The father is easily disturbed by even slightly unpleasant smells. When Mr. Kim (under an alias, of course) becomes his driver, Mr. Park registers two complaints. The first is that Mr. Kim carries with him an odor. It is not a foul odor exactly but disturbing all the same to Mr. Park. He describes it as the odor of someone who is forced to take the subway. He is doubtless detecting the mustiness of the Kim domicile but the fact that he associates that subterranean smell with the labors of the working class is telling. He occupies a station far above and removed from the heady constrictions of mass transit. He occupies the lofty position of benefiting from the work of others at such a remove that he feels he ought not to have to witness their toil and its effects on those he employs.

The second complaint involves Mr. Kim not always “knowing his place”. He refers to Mr. Kim’s penchant for asking Mr. Park about his feelings toward his wife. Mr. Park, perhaps seeking some connection across the economic divide, seems intent on hearing Mr. Park state clearly his love for his spouse. Mr. Park’s ambivalence is obvious but the real problem for him is that Mr. Kim refuses to maintain the properly decorous and reverent distance Mr. Park requires.

For Mr. Kim to ask after Mr. Park’s marital happiness is to place himself, at least temporarily and at least to this degree, on an equal standing with his employer. One might imagine this to be a reasonable interaction between two married men. But Mr. Park doesn’t see his employees as occupying the same sphere he occupies; he doesn’t feel they have attained the kind of being he has attained. They aren’t simply kindred spirits in different economic brackets, differing through the degree of wealth. They are different in kind.

At one point, Mr. Kim—enjoying the unwitting hospitality of his family’s employers while they are away for a weekend—sips the Parks’ whiskey, reclines on their couch, looking out over the expanse of their lawn, and declares that Mrs. Park is naïve but nice. Mrs. Kim scolds her husband. She is nice because she can afford to be nice. She feels little to no need, really, even to look out for her own best interests. She is afforded the opportunity to be naïve because the world is situated for her comfort. She doesn’t have to look out for her own interests because she can hire others to do so—and even those (like the Kims) who attempt to take advantage of her still wind up largely serving her needs and desires.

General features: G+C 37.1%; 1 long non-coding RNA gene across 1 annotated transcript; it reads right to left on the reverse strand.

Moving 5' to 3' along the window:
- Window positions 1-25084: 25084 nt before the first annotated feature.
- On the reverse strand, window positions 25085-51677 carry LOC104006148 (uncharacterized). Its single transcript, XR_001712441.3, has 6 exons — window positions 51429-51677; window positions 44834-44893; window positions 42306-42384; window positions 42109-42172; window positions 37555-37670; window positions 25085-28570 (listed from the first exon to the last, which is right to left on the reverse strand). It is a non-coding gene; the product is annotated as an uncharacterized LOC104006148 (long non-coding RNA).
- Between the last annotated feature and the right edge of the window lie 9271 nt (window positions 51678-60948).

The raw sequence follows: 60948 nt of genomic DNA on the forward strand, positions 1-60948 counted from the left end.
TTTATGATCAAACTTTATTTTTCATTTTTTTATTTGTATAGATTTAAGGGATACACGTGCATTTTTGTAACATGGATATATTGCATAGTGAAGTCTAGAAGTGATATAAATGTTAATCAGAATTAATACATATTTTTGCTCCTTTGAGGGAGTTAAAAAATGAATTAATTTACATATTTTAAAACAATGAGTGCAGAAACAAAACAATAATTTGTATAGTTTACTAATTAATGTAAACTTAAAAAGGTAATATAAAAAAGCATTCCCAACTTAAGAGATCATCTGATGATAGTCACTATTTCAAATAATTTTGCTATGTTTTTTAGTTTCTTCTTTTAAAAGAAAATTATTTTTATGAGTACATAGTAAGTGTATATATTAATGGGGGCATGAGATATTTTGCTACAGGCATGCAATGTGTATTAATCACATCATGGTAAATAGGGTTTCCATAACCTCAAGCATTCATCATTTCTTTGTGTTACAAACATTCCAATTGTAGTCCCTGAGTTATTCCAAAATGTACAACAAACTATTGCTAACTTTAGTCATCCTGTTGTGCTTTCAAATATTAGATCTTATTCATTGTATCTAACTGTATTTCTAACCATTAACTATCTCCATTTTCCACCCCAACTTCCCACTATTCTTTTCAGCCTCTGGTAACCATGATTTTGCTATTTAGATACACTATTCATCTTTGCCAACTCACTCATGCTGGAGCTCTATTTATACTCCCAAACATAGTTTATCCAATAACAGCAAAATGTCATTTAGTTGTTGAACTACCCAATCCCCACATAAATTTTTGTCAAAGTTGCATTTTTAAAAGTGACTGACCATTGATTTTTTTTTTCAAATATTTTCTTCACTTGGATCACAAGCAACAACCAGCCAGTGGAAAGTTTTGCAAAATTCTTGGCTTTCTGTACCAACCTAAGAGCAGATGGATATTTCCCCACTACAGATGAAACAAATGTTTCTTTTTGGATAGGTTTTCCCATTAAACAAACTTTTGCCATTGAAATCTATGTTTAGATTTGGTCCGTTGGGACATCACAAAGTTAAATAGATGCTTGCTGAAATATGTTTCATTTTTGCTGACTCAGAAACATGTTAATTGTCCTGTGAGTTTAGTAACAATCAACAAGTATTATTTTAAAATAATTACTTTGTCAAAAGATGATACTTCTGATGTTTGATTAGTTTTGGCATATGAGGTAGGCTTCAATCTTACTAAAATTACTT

This brings us to the scene I alluded to at the beginning. A terrible storm falls upon the city. The rain pours down the streets, cascades down the long flights of concrete steps that windingly descend from the lofty perch of the Park home to the low-lying area where the Kims live. The semi-basement apartment floods. The water violently pushes in from the window to the alley while that elevated toilet vomits sewage throughout the apartment. Jessica sits on its lid, futilely attempting to hold back its flow. The neighbors call out for help removing their valuables from their inundated dwellings. No one can help because everyone here suffers alike. The Kims spend the night in a shelter, surrounded by other refugees from natural disaster.

The next day they return to the Park residence for a birthday celebration for Da-song. Ostensibly they are invited, separately; in reality they are working. Mrs. Park decided to throw this last-minute birthday party because their planned camping trip was washed out by the rain. But now the sun is shining, and it is a beautiful day at their home perched high above the remainder of the city.

Below, as we know, dwellings are flooded, people are displaced. For those people, this is a day of bitter loss and devastation. They are essentially homeless and even when they can pump the water from their domiciles, the wreckage will be considerable. For the Parks, all that rain was a temporary bother, and it drained away toward the low-lying areas below. They are afforded the luxury of not only ignoring the suffering of others but also to mount a large-scale birthday celebration. Of course, to do this, they rely upon the services of those in their employ—obligations thrust upon these employees at the last minute when they are dealing with the near-total destruction of their home.